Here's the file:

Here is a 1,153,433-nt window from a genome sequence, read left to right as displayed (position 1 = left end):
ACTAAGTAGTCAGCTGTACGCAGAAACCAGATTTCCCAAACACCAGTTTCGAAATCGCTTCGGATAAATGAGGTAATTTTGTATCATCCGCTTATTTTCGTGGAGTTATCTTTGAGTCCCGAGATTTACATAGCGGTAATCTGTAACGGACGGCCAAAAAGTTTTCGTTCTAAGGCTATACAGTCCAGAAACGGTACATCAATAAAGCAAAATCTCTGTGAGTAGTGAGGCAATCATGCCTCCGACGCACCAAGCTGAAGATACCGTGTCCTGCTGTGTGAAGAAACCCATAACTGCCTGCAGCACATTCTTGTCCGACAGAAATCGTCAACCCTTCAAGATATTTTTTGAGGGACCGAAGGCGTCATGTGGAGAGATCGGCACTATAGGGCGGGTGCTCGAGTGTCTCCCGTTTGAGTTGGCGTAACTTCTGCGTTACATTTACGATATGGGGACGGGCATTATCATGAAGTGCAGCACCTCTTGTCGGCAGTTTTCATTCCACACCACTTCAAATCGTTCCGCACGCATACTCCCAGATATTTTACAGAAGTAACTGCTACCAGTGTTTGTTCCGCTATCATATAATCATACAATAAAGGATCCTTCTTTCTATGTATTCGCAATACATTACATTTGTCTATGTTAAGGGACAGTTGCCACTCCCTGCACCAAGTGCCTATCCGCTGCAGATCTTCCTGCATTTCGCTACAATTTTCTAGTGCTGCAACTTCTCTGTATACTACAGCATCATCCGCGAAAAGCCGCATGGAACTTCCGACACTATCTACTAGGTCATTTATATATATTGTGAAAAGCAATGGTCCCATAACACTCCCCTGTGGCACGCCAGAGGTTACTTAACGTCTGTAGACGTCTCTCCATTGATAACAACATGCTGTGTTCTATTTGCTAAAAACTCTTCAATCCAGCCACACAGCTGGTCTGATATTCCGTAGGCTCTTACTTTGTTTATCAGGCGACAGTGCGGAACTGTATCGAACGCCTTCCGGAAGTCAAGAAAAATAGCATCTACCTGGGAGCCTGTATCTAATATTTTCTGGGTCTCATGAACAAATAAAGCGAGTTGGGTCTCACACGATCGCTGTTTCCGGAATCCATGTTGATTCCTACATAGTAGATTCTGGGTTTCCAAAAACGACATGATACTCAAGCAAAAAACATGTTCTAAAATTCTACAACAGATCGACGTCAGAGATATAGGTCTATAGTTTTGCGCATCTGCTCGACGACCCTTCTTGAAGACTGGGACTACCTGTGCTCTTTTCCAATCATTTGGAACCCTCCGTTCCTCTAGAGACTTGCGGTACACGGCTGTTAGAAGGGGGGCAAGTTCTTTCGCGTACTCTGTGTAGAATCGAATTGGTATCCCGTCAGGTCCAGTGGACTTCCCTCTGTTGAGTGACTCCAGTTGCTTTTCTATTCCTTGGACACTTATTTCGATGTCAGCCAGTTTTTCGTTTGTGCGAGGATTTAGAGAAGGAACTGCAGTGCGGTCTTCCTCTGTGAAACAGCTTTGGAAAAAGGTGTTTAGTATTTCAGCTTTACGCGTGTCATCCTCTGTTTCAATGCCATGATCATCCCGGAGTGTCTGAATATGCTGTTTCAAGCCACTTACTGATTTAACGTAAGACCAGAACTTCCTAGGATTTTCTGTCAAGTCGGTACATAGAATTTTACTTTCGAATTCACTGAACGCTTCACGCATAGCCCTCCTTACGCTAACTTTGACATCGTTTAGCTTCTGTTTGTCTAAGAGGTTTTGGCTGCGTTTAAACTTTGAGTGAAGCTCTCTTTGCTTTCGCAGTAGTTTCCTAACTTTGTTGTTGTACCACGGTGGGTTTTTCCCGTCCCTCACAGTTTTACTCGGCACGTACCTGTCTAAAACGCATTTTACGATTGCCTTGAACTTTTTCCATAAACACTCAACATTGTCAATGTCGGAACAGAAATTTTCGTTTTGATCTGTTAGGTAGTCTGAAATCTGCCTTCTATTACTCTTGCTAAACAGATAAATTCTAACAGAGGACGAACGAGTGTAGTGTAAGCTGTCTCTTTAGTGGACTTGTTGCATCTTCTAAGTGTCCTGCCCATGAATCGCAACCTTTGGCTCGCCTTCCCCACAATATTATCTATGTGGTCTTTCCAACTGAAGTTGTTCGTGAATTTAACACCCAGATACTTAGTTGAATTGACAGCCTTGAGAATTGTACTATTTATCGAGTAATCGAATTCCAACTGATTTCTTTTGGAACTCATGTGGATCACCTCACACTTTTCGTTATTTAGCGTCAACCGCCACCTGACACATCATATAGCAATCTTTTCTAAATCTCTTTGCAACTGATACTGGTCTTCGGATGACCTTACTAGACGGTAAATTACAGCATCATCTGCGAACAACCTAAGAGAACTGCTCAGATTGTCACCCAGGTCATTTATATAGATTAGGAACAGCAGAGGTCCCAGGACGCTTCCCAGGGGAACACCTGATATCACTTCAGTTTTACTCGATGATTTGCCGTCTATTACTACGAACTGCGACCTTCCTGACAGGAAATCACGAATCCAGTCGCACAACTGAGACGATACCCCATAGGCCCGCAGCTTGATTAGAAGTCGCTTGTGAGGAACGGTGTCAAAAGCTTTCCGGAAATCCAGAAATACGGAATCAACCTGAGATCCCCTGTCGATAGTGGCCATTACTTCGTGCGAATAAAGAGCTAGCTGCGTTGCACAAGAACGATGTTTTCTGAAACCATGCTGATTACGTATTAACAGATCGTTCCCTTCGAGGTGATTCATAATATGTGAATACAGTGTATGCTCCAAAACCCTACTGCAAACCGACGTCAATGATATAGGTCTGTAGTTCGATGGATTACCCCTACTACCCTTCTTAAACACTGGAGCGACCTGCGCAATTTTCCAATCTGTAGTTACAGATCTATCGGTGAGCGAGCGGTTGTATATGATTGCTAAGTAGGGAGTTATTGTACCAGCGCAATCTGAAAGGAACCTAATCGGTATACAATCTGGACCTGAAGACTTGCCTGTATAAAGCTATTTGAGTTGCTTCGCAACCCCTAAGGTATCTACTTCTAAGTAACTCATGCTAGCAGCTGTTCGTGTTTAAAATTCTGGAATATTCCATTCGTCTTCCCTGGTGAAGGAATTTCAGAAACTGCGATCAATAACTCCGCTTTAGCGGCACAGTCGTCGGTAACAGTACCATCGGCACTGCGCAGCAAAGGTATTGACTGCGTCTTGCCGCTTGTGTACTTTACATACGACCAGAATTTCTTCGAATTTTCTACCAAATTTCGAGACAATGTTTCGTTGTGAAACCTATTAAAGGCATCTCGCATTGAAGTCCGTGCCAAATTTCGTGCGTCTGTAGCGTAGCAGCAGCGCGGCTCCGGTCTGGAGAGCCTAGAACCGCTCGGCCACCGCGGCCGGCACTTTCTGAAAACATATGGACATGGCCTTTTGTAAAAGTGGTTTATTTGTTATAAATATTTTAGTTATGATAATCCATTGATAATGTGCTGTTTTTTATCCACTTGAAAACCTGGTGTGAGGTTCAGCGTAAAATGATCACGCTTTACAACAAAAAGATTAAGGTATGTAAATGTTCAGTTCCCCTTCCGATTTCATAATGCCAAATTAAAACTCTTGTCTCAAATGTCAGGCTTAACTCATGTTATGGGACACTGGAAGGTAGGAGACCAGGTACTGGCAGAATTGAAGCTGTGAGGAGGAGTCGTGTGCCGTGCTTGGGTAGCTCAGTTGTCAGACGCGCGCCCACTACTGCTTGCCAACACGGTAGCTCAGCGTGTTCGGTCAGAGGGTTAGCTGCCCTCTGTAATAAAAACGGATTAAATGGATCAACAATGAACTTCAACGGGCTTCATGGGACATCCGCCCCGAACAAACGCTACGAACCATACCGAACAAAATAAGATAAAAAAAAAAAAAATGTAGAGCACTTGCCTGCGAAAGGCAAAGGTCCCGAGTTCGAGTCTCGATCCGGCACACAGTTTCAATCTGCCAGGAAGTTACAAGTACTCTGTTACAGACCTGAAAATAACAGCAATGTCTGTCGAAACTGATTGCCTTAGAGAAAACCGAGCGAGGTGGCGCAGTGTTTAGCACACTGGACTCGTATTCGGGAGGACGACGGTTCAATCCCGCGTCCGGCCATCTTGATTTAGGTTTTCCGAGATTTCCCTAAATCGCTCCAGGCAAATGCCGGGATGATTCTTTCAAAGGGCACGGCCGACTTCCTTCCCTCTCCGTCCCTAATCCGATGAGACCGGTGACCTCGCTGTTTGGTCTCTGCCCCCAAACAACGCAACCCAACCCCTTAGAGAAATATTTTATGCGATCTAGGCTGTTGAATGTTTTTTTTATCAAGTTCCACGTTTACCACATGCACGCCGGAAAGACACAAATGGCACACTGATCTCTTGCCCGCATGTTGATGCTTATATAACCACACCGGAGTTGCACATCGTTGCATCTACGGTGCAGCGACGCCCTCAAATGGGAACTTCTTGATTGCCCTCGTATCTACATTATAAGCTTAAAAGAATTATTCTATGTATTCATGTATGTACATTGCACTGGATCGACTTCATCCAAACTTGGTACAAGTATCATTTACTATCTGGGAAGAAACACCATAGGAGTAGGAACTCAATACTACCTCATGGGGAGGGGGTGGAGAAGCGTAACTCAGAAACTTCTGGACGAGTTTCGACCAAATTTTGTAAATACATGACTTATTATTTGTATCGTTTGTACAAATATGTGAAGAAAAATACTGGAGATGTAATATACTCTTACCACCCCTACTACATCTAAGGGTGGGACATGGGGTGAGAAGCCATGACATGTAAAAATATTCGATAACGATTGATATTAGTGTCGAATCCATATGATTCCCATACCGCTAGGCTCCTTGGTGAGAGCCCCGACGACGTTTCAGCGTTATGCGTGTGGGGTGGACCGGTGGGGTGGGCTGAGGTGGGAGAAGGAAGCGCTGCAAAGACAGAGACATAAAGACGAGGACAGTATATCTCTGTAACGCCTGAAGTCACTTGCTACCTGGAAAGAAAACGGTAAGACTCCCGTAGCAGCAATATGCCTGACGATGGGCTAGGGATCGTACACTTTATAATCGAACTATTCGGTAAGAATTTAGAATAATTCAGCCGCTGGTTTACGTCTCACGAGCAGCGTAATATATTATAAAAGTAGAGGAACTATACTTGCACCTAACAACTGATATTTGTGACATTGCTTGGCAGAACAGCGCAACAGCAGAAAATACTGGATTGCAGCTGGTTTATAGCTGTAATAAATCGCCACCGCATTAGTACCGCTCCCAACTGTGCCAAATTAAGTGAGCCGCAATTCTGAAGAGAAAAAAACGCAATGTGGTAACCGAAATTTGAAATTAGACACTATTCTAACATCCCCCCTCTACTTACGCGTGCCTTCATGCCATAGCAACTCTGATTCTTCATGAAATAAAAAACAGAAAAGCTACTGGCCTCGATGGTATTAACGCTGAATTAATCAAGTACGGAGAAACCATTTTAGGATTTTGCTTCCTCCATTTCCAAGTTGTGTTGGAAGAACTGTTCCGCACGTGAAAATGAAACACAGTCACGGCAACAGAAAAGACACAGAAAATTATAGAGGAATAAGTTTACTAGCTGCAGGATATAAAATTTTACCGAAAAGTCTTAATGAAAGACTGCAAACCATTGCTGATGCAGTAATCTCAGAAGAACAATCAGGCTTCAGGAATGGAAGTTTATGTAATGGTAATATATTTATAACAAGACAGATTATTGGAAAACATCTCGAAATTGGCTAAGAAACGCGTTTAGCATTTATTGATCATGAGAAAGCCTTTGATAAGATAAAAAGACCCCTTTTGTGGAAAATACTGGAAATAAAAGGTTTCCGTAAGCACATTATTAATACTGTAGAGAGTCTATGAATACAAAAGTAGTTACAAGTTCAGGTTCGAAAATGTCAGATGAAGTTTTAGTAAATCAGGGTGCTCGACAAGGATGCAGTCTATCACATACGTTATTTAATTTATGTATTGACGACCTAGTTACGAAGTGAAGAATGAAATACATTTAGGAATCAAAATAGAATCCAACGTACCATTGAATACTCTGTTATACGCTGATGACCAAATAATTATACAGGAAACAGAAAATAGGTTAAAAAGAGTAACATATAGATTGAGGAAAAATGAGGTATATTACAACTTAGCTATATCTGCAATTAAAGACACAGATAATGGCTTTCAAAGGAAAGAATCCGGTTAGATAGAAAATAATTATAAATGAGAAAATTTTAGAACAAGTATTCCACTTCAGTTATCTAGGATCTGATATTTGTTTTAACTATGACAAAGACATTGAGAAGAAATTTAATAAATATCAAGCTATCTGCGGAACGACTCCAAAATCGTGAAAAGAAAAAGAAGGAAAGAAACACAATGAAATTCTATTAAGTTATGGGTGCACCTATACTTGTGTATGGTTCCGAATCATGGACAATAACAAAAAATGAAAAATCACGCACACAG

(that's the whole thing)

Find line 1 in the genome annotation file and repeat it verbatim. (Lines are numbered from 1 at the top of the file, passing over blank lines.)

Here is a 1,153,433-nt window from a genome sequence, read left to right as displayed (position 1 = left end):